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Holocaust Deniers No Friend to Facebook

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    Holocaust Deniers No Friend to Facebook
    AP
    Facebook founder Mark Zuckerberg can't be happy about Holocaust deniers putting up group pages on his site.

    The last thing Mark Zuckerberg wanted to do when he started Facebook, no doubt, was provide a forum for haters.

    But the social network site has come under fire as Holocaust deniers have formed Facebook groups with insipid names like,  “Holocaust is a Holohoax.”

    Following a campaign led by lawyer Brian Cuban, brother of Dallas Mavericks owner Mark Cuban, to boot the groups, Facebook disabled two of the worst offenders Monday, while promising to keep close tabs on three others.

    "We are monitoring these groups and if the discussion among members degrades to the point of promoting hate or violence, despite whatever disclaimer the group description provides, we will take them down,” Facebook spokesman Barry Schnitt told CNET’s Technically Incorrect blog. “This has happened in the past, especially when controversial groups are publicized."

    The proliferation of the groups raise questions about Facebook’s responsibility in monitoring its pages, as well as about the Internet’s use as a tool to rally hatemongers.

    Facebook has been used to organize people worldwide around ideas and causes – including political campaigns, most famously Barack Obama’s presidential run. With the site enmeshed in the mainstream, even the White House now sports a Facebook page.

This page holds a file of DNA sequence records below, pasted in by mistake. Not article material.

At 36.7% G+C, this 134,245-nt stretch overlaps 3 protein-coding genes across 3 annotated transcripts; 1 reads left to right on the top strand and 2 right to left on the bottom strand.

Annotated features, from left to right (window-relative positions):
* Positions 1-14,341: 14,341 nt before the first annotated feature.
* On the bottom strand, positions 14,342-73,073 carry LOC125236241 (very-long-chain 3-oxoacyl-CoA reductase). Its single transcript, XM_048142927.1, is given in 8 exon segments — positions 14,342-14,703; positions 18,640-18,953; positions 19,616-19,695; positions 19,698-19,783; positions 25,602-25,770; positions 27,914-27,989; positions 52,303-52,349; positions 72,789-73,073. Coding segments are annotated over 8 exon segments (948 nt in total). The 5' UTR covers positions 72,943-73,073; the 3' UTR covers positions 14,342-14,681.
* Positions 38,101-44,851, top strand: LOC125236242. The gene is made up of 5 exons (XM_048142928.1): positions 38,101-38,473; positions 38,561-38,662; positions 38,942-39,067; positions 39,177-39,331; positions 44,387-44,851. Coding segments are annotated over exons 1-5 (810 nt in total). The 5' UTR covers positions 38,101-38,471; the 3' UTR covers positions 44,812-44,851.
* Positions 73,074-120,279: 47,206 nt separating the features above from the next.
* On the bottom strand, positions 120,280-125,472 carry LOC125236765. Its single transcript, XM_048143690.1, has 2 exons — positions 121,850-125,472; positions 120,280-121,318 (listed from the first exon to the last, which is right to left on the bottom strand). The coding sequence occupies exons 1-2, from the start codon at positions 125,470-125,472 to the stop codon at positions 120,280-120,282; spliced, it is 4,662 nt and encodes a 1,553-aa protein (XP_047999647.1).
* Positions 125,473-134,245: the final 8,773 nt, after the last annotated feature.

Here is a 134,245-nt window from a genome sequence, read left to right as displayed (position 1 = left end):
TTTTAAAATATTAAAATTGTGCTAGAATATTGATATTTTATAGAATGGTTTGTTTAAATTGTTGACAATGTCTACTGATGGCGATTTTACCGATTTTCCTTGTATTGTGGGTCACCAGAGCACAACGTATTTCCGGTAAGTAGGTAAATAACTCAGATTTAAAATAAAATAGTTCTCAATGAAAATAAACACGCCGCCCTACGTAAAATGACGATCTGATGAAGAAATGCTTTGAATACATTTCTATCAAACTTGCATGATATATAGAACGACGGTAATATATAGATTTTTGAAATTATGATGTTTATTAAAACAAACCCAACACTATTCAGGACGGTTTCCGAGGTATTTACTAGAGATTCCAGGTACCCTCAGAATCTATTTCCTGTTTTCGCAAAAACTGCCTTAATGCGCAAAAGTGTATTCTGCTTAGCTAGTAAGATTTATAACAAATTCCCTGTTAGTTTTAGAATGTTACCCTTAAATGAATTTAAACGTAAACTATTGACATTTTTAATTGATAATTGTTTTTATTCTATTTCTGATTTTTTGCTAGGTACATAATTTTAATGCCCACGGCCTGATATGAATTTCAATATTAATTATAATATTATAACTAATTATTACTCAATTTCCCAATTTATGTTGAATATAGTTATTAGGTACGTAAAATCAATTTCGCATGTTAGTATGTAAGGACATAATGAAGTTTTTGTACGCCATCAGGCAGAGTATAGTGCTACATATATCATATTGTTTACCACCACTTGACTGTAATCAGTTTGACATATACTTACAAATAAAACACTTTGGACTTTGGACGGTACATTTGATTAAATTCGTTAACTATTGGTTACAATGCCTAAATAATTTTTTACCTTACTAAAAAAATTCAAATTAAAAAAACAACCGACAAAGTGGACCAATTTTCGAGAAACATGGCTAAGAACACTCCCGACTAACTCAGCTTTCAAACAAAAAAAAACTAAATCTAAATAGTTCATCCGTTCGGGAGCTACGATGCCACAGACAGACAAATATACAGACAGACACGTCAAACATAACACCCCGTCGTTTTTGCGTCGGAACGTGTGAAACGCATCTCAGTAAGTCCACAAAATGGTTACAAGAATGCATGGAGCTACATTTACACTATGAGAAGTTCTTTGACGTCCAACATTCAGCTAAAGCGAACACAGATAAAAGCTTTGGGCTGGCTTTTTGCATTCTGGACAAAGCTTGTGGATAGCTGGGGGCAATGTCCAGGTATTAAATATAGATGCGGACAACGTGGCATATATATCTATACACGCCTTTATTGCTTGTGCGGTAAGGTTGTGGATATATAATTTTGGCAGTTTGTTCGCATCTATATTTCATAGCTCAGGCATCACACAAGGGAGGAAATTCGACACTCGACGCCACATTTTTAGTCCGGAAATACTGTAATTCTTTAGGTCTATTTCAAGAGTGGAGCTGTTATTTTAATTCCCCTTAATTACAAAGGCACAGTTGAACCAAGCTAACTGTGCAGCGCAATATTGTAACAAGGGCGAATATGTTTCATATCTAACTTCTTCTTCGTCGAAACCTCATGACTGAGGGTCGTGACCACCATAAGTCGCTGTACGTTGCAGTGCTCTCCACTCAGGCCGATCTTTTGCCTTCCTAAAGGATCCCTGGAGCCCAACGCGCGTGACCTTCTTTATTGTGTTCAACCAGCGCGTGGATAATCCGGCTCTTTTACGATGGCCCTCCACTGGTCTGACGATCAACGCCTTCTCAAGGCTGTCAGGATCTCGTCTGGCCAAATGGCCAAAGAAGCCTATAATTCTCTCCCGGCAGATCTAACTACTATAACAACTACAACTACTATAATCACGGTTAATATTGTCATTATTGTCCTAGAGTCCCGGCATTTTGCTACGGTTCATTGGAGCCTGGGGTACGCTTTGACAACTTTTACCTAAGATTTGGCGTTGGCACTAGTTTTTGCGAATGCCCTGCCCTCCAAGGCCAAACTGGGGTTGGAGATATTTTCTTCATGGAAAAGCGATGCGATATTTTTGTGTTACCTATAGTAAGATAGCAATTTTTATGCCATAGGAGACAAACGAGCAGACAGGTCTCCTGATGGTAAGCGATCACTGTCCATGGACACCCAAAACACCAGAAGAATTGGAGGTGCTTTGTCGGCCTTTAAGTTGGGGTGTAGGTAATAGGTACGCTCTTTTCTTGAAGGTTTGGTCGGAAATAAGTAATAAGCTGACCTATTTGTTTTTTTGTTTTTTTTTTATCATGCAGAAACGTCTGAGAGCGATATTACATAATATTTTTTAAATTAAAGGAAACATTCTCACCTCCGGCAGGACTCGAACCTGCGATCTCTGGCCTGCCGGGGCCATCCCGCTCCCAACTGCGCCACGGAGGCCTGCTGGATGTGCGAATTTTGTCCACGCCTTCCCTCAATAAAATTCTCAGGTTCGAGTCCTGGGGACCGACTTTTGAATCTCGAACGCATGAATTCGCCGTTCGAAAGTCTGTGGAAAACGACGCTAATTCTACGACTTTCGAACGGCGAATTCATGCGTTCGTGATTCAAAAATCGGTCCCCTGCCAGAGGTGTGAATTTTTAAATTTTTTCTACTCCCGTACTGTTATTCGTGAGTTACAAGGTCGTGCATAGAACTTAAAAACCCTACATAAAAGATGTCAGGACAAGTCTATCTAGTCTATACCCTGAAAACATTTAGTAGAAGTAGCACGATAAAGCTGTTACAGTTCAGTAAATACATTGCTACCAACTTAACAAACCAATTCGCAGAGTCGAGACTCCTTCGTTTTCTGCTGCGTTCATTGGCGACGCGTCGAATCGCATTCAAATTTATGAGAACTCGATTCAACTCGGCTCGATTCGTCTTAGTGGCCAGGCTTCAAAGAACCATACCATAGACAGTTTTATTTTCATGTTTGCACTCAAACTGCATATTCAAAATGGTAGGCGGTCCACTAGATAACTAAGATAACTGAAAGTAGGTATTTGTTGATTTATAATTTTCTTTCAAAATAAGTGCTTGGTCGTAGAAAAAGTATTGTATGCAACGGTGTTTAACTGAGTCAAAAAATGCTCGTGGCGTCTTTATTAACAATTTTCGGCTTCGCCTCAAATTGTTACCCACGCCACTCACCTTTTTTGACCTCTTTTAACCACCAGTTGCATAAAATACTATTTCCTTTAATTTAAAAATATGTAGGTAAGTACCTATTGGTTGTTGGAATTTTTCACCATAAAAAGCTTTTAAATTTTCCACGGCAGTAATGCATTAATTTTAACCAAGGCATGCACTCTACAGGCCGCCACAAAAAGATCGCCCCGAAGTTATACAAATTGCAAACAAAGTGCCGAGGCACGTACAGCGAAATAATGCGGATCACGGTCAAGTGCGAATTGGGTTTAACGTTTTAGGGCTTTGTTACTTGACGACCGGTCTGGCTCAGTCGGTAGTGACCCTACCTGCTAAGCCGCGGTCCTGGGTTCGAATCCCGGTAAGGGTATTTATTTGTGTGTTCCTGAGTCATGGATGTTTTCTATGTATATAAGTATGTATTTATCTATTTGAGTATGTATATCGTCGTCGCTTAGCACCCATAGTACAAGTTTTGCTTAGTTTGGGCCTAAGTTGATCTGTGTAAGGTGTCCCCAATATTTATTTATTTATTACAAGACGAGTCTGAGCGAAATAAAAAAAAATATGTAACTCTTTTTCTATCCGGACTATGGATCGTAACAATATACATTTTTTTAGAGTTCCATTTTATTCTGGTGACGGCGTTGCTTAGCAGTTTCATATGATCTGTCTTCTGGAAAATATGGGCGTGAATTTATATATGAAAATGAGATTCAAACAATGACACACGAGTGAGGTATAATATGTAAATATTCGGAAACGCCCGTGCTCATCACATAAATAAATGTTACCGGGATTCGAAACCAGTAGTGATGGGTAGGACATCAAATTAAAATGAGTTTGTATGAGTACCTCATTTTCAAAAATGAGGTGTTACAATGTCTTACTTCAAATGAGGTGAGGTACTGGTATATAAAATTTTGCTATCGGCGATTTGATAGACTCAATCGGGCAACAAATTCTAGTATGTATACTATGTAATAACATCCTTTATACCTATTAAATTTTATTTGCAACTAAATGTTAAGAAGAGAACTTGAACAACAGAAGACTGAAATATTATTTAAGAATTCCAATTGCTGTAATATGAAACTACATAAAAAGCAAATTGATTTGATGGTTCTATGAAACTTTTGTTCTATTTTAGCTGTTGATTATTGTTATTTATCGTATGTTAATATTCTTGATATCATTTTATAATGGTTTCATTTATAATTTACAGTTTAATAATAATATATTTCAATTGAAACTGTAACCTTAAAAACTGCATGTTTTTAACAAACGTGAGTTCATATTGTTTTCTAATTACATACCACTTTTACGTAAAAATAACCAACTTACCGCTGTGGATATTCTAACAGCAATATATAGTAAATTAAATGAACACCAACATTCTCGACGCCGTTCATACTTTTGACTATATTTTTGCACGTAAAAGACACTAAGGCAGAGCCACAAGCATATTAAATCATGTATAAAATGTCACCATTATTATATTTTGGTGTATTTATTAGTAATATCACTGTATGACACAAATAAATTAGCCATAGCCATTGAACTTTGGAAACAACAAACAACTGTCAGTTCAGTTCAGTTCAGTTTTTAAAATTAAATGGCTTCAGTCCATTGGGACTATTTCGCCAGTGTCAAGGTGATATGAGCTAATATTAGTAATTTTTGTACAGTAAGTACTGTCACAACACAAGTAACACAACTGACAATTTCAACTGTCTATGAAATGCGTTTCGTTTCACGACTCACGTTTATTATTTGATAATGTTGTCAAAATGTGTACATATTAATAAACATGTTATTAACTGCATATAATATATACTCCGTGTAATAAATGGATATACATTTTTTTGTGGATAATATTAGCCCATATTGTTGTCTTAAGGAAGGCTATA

Zuckerberg is walking a fine line between Facebook’s promise of promoting a free exchange of ideas and the spreading of falsehoods designed to engender hate. He surely knows that hate, in addition to being morally repugnant, is a bad business model – but so is putting too many restrictions on users.

    On Friday, Schnitt told CNN: "Just being offensive or objectionable doesn't get it taken off Facebook. We want it [the site] to be a place where people can discuss all kinds of ideas, including controversial ones."

    There’s a difference, though, between debating controversial ideas, and arguments of fact. Is a Holocaust denial group intrinsically a hate group? Judging from the venom spewed on some of the pages the groups bring out the worst in some users.

    But there also lurks a danger of driving the haters underground – at least with these kind of pages readily findable we can learn what the mental midgets are thinking, and even get an idea of who they are.

    Facebook has 200 million users, which in terms of population would make it the world’s sixth largest country. But Facebook is a world unto itself, privately owned and guided by its Terms of Service, which have been interpreted to ban everything from benign pictures of mothers breastfeeding their babies to a group of Ku Klux Klan cretins.

    There’s no governmentally protected right to free speech on Facebook, whose Terms of Service  are enforced somewhat inconsistently, some user complain, when it comes to censorship issues.

    Here a couple of key TOS excerpts to consider regarding Holocaust denial groups: “You will not post content that is hateful, threatening, pornographic, or that contains nudity or graphic or gratuitous violence.... You will not use Facebook to do anything unlawful, misleading, malicious, or discriminatory.”

    Facebook, if nothing else, is about community. And the one positive note to emerge from this mess is that the larger Facebook community has organized against the Holocaust deniers and helped expose them, getting two bounced.

    Thomas Jefferson famously noted that eternal vigilance is the price of freedom. It also, sadly, might be the price of using Facebook.

    Hester is founding director of the award-winning, multi-media NYCity News Service at the City University of New York Graduate School of Journalism. He is the former City Editor of the New York Daily News, where he started as a reporter in 1992.